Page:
SCs by creating a scratch using a sterile 200 μl pipette tip.
The cells were gently rinsed with PBS to remove any cellular
debris and treated with CM from the vascularized constructs.
Cellular organization was then observed until 48 h. Quanti-
ﬁcation of the cellular area was performed using ImageJ from
at least ﬁve images per well (n=3).
2.7 Statistical analysis
All results are expressed as mean ± standard deviation.
Unpaired, two-tailed, t-test was used to demonstrate the
statistical signiﬁcance between groups, where p< 0.05 was
26 Page 4 of 13 Journal of Materials Science: Materials in Medicine (2021) 32:26
considered to be signiﬁcant. One-way ANOVA was also
used to compare statistical difference between the multiple
groups, considering p< 0.05 to be signiﬁcant.
3.1 PEI–pSDF-1αpolyplex effectively transfected
HUVECs and induced the secretion of functional
MTS assay showed that at days 3 and 7, HUVECs transfected
with PEI–pSDF-1αsigniﬁcantly promoted their survivability
than the groups transfected with polyplex carrying the non-
therapeutic gene, pLuc (Fig. 1A). Subsequent SDF-1αELISA
analysis showed that protein production reached the max-
imum (565 ± 35 pg/ml) on the 7th day but dropped sig-
niﬁcantly (p< 0.001) at later time points (Fig. 1B). Prior to the
addition of ADSCs, HUVECs secreted comparable levels of
SDF-1α(530 ± 95 pg/ml) as HUVECs monoculture group.
However, SDF-1αprotein levels in the CM were not detect-
able on the days after the HUVECs were cocultured with
ADSCs. Furthermore, on the 14th day, phase-contrast
microscopy revealed that the transfected HUVECs when
cocultured with ADSCs displayed the formation of elongated
cellular clusters with cellular extensions appearing out of the
cluster in multiple directions (Fig. 1C-iv). The untransfected
coculture group also exhibited the formation of interconnected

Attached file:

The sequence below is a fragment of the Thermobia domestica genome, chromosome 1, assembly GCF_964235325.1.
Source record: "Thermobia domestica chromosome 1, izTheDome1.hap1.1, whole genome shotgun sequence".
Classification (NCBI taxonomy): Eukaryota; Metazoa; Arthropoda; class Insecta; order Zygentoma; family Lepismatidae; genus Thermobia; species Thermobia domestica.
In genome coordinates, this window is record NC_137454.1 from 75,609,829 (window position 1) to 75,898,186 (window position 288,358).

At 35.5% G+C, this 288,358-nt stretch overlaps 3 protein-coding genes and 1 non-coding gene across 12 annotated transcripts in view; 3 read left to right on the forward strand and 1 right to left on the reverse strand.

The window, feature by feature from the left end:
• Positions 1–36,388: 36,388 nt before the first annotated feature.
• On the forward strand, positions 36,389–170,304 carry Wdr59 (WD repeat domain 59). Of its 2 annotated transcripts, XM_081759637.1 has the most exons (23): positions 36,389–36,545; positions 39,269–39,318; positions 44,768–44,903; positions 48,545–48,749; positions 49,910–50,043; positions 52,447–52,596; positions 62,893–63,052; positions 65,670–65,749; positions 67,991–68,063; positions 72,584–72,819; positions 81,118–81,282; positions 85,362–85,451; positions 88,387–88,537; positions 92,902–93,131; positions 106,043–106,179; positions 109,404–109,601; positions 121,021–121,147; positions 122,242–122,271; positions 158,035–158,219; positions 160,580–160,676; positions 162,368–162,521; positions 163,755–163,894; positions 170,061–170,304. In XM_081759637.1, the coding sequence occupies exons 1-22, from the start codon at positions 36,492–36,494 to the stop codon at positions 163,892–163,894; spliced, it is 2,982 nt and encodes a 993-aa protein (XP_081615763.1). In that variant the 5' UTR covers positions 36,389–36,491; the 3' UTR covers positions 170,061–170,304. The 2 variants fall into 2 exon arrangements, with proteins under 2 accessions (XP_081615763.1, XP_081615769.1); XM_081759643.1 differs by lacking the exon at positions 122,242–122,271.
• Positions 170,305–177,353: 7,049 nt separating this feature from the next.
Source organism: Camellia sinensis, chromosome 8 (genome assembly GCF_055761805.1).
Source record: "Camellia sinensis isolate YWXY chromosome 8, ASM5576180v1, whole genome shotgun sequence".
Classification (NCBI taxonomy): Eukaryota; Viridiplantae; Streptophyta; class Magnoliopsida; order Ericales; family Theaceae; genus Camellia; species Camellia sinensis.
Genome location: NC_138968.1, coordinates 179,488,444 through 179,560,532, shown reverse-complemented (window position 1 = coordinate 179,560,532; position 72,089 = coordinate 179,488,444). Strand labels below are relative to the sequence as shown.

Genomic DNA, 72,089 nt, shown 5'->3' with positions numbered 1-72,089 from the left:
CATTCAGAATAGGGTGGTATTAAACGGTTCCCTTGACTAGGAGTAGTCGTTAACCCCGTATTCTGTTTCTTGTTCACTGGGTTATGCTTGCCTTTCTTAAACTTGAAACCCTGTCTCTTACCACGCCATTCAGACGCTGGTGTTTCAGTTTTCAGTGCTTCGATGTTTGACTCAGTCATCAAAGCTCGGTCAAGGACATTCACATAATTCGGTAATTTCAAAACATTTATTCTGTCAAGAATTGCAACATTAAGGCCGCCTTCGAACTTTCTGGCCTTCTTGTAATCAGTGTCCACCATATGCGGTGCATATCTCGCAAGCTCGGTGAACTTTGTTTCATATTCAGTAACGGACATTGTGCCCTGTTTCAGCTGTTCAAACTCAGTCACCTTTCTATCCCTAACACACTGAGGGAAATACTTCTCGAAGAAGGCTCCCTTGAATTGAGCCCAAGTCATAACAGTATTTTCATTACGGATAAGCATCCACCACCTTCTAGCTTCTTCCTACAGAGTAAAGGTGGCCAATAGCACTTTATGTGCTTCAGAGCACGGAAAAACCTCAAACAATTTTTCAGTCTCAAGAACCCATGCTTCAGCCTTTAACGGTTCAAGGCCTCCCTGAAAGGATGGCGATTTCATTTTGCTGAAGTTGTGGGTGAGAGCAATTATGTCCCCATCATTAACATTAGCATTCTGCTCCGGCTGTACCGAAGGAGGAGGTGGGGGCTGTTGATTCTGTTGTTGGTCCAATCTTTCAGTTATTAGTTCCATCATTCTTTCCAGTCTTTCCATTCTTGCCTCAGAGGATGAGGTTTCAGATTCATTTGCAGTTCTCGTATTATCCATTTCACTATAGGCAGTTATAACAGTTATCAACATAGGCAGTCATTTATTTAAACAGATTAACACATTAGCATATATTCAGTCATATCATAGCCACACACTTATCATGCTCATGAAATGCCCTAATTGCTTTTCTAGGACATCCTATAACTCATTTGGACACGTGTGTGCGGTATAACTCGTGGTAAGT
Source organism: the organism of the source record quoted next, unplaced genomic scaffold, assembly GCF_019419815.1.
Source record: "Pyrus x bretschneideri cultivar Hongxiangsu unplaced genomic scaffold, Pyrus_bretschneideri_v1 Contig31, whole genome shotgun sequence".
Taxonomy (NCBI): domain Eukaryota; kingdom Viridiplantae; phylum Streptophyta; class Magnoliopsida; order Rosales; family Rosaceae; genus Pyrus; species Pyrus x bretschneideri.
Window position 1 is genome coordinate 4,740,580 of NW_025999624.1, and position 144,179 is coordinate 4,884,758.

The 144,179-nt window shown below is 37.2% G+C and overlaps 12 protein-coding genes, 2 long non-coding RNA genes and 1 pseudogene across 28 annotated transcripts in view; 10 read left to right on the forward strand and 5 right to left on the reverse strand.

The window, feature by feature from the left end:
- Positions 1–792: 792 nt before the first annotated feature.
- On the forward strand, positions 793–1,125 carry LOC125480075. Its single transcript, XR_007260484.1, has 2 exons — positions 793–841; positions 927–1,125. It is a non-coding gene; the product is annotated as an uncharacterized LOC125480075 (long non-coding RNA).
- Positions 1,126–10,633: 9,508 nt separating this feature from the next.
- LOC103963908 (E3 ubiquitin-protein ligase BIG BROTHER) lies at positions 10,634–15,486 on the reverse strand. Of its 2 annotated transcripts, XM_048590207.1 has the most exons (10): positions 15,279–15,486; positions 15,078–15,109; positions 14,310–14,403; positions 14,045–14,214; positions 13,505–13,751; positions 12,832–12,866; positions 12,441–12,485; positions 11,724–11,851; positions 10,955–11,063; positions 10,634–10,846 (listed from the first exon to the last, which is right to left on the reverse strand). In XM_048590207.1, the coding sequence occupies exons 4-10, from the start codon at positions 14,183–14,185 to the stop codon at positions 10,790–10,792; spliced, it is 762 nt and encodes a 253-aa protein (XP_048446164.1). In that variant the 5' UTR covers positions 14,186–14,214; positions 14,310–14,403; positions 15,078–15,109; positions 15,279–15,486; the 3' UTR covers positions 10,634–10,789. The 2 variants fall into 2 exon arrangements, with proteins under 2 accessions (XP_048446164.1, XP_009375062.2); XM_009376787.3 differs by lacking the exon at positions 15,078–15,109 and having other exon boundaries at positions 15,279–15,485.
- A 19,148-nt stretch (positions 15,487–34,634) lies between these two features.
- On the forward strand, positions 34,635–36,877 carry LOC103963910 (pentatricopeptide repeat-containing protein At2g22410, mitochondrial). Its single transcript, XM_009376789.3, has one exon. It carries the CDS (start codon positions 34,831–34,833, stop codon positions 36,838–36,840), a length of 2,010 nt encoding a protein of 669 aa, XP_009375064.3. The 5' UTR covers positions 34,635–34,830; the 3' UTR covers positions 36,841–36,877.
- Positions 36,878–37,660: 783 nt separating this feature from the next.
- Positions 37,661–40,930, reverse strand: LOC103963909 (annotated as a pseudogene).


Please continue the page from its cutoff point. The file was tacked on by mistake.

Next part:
cellular network. However, cobblestone-like morphological
features of the individual endothelial cells remained distin-
guishable (Fig. 1C-iii). Clearly, morphological differences
between the coculture groups suggest that PEI–pSDF-1α
transfected HUVECs secrete functional proteins capable of
recruiting ADSCs for enhanced functional interaction.
3.2 SDF-1αGAS effectively engages endothelial VE-
cadherin while promoting angiogenesis
Angiogenesis is a dynamic process that occurs through
transient disruption of the endothelial adherent junctions
. During the junctional disruption, the adhesion mole-
cules, primarily the VE-cadherin is released as a soluble
form . Therefore, in order to measure angiogenesis
within the SDF-1αGAS, we assayed soluble VE-cadherin
released during the culture period (Fig. 2). All the groups
demonstrated a transient trend in the release of soluble VE-
cadherin that peaked at day 10. Among the groups,
HUVECs on gene-free scaffold released the highest amount
of VE-cadherin at all time points (up to 5.83 ± 0.3 ng/ml at
day 10). When ADSCs were added to the preformed
endothelial network, the release of soluble VE-cadherin was
strongly attenuated. However, we noted a similar amount of
VE-cadherin released by the HUVECs on SDF-1αGAS as
that of the coculture on the gene-free scaffold. Considering
the impact of SDF-1αGAS on HUVECs, we anticipated
more pronounced attenuation of VE-cadherin release in the
coculture on SDF-1αGAS. We conﬁrmed this event by
measuring the level of VE-cadherin from the coculture on
SDF-1αGAS, which showed the lowest (1.27 ± 0.45 ng/ml
at day 10) at all time points. Taken together, it implies that
SDF-1αGAS engages the endothelial VE-cadherin to